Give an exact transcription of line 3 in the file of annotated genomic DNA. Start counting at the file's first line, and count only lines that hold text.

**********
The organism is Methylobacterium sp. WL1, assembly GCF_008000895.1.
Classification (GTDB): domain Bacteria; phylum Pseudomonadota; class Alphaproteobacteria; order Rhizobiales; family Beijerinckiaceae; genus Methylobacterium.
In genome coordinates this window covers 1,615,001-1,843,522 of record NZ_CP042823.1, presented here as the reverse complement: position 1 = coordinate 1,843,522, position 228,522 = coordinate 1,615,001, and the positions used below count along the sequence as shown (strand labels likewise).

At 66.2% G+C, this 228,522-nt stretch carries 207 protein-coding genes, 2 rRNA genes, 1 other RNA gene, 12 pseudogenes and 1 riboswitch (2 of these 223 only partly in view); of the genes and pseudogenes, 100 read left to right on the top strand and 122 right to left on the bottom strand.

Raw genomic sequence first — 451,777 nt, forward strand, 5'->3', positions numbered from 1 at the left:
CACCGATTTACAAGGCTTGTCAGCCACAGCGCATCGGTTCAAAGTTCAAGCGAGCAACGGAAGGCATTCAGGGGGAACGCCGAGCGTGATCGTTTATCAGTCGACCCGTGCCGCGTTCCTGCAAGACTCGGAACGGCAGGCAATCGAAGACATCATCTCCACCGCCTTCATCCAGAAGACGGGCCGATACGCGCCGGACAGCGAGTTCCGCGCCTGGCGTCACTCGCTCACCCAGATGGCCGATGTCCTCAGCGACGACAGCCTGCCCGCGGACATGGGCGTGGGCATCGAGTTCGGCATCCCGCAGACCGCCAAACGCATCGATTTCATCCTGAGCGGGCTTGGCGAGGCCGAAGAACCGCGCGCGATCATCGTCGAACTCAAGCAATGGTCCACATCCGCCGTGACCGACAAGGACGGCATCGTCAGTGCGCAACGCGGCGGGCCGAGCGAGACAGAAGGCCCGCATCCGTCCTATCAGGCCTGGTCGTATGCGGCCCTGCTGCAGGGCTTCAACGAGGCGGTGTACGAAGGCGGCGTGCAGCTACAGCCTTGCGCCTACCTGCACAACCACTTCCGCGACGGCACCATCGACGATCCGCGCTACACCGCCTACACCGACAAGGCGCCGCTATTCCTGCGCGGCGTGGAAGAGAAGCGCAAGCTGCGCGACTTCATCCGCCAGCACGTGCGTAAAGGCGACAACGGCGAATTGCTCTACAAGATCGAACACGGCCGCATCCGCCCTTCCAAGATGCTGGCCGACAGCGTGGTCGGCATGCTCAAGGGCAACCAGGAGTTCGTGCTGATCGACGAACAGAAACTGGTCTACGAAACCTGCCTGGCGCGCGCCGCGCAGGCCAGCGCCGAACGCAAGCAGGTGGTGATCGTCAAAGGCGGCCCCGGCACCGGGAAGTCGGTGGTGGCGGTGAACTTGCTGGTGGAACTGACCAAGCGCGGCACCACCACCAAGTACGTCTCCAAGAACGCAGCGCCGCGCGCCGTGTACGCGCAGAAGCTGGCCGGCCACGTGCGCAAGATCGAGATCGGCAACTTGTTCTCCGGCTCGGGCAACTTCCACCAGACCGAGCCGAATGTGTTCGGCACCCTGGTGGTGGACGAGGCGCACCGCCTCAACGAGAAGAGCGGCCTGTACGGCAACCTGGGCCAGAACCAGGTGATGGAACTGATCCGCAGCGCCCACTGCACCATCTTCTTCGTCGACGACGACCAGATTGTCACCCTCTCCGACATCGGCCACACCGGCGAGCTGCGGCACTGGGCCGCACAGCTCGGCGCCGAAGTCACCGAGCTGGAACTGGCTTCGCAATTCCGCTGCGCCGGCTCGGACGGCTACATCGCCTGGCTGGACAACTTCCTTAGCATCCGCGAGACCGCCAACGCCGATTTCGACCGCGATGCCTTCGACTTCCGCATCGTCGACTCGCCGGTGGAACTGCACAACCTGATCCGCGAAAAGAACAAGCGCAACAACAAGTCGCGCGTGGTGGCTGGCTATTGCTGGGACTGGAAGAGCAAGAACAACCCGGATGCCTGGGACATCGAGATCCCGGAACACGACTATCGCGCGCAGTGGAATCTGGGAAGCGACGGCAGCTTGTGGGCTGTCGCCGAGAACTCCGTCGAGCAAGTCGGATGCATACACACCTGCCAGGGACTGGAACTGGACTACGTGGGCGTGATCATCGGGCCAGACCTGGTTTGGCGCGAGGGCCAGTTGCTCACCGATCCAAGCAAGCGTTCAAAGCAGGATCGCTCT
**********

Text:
In genome coordinates this window covers 1,615,001-1,843,522 of record NZ_CP042823.1, presented here as the reverse complement: position 1 = coordinate 1,843,522, position 228,522 = coordinate 1,615,001, and the positions used below count along the sequence as shown (strand labels likewise).